It’s parfetti time!
The actual name is Confetti, but one of my friends thinks that parfetti is a much more clever name.
In between intensely working on Robinhood Gold (in case anyone is wondering, that picture isn’t me, I wish that I signed up to be tattooed) and waiting on design/copy/everything to be finalized, I had some time on my hands to work on my second open-source project that will be used at Robinhood. I am happy to say that I released it today for all of you guys to try it out!
Eh, what is it?
In it’s simplest form, Confetti is a particle system/emitter library that can be configured to emit arbitrary confetti anywhere, any time. It’s easily customizable and very powerful. For example, you can specify any arbitrary emission source (a point or a line), any initial physics constraints (velocity, acceleration, rotation, etc.), and any implementation of the Confetto (yes, it’s actually a real word, and it’s the singular form of confetti), and the library will emit, display, and animate your specified confetti onto the screen!
Here’s a sample configuration for an explosion:
new ConfettiManager(context, generator, confettiSource, container)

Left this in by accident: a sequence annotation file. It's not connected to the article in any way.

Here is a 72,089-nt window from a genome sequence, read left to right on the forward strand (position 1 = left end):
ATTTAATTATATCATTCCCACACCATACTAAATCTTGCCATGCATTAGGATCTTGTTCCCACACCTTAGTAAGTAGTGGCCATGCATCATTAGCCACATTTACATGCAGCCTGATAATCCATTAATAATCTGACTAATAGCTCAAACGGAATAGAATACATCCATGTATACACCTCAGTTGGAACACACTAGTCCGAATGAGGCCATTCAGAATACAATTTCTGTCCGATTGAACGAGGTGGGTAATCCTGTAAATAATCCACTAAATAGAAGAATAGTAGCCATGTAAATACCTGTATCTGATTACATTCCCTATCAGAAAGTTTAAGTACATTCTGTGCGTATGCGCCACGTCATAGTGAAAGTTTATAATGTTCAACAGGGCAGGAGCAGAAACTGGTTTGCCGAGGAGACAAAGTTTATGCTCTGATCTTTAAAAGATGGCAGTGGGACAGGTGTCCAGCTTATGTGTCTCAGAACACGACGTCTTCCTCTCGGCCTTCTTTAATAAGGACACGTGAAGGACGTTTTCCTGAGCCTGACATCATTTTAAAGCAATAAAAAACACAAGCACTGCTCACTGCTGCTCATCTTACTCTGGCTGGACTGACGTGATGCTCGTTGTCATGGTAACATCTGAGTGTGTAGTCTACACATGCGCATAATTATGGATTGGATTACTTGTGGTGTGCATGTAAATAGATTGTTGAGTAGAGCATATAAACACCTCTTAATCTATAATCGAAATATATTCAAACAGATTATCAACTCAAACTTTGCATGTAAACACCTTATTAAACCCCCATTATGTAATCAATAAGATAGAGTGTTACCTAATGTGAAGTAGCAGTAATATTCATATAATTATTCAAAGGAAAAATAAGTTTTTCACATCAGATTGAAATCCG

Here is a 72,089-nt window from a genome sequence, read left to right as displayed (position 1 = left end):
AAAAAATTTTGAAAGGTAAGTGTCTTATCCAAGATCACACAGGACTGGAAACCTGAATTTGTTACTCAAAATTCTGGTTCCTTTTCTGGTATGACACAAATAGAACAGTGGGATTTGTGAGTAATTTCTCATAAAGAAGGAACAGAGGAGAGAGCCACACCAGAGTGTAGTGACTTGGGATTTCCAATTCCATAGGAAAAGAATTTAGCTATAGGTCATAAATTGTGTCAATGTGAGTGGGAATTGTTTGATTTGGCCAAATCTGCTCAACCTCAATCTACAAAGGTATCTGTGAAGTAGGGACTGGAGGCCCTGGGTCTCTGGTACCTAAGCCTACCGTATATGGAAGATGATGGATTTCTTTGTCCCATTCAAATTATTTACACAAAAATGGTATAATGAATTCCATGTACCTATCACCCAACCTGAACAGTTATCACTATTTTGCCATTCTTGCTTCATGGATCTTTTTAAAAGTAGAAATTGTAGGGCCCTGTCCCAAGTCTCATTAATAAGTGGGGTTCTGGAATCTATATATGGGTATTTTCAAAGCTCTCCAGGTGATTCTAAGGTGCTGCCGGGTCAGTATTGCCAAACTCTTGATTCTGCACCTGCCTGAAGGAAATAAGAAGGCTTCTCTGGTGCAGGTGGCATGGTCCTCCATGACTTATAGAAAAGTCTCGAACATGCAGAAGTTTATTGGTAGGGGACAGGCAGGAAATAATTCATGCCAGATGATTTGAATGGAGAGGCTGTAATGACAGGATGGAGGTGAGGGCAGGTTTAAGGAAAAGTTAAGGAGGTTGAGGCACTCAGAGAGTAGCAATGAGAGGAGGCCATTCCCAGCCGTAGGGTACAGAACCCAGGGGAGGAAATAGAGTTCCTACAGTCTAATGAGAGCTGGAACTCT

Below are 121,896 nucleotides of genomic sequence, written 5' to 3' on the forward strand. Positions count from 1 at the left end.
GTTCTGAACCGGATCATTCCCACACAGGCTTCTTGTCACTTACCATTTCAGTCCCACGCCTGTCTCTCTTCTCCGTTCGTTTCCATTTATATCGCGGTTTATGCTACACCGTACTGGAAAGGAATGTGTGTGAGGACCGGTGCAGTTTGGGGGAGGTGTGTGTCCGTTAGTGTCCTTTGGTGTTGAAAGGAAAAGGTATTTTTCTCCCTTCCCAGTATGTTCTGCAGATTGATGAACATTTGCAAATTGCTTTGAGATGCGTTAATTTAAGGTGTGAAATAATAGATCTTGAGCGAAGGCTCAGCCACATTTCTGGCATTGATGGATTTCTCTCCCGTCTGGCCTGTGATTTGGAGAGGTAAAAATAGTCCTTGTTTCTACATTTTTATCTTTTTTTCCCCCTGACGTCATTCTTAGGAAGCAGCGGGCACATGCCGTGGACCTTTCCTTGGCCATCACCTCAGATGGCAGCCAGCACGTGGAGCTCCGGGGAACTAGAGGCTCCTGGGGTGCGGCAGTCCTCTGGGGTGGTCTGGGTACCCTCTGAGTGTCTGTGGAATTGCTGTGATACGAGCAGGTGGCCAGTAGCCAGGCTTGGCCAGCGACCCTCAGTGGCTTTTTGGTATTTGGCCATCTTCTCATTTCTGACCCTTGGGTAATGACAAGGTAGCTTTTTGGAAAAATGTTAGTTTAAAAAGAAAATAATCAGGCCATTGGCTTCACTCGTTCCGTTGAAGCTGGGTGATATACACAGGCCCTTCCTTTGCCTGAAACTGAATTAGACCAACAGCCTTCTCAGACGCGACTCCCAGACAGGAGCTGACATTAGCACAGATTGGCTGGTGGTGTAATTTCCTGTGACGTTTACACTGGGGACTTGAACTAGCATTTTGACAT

And here’s the result:
You should read the Github README for more detailed documentation.
The primary way to customize this library for your use-case is to set the various configuration variables on the ConfettiManager to suit your animation needs. You can use a bitmap for your confetto, or provide a custom implementation of the Confetto class (see BitmapConfetto for an example implementation).
Some supported attributes include a fade-out behavior as the confetto reaches its bounds or TTL (time to live) and touch & drag. Here’s an example of the custom touch and drag behavior:
You can essentially use this library to power some of the cool popular features such as the flying hearts on Periscope or the falling money animation on Facebook Messenger.
We always care about performance at Robinhood. The confetti manager internally recycles confetto objects so that an infinite stream of confetti won’t wreck the device’s memory. Furthermore, since each confetto only needs to know how to draw the bitmap, you only need to allocate each bitmap (in the case of bitmap confetti) once. Finally, we pre-compute many required animation parameters (e.g. time to reach bound) so that the calculation for each animation update is super straightforward. All in all, you shouldn’t have to worry about dropped frames unless you have many many pieces of confetti on your screen at once.
Well, that’s all for now. Submit issues here if you have any feature requests or find bugs in the library. Happy Android-ing!